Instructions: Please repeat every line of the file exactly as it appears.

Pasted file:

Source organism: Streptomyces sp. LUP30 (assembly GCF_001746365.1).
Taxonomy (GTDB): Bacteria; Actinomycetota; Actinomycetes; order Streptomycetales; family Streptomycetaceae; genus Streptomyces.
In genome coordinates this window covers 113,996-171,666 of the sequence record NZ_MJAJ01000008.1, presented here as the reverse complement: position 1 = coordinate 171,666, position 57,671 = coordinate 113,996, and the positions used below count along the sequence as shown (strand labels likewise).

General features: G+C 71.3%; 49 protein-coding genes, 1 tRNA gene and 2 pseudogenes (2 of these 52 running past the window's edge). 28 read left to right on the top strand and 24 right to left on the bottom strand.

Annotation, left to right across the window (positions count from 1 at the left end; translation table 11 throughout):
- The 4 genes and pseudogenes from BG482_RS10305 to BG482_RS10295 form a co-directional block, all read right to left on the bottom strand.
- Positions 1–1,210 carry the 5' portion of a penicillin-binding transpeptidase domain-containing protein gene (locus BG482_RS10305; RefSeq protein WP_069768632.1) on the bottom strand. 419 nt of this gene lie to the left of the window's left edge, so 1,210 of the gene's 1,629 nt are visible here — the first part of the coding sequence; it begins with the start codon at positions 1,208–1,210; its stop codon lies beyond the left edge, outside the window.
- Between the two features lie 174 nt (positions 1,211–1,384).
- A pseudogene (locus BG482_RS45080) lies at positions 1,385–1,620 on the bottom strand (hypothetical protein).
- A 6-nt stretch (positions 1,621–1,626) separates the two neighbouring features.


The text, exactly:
Source organism: Streptomyces sp. LUP30 (assembly GCF_001746365.1).
Taxonomy (GTDB): Bacteria; Actinomycetota; Actinomycetes; order Streptomycetales; family Streptomycetaceae; genus Streptomyces.
In genome coordinates this window covers 113,996-171,666 of the sequence record NZ_MJAJ01000008.1, presented here as the reverse complement: position 1 = coordinate 171,666, position 57,671 = coordinate 113,996, and the positions used below count along the sequence as shown (strand labels likewise).

General features: G+C 71.3%; 49 protein-coding genes, 1 tRNA gene and 2 pseudogenes (2 of these 52 running past the window's edge). 28 read left to right on the top strand and 24 right to left on the bottom strand.

Annotation, left to right across the window (positions count from 1 at the left end; translation table 11 throughout):
- The 4 genes and pseudogenes from BG482_RS10305 to BG482_RS10295 form a co-directional block, all read right to left on the bottom strand.
- Positions 1–1,210 carry the 5' portion of a penicillin-binding transpeptidase domain-containing protein gene (locus BG482_RS10305; RefSeq protein WP_069768632.1) on the bottom strand. 419 nt of this gene lie to the left of the window's left edge, so 1,210 of the gene's 1,629 nt are visible here — the first part of the coding sequence; it begins with the start codon at positions 1,208–1,210; its stop codon lies beyond the left edge, outside the window.
- Between the two features lie 174 nt (positions 1,211–1,384).
- A pseudogene (locus BG482_RS45080) lies at positions 1,385–1,620 on the bottom strand (hypothetical protein).
- A 6-nt stretch (positions 1,621–1,626) separates the two neighbouring features.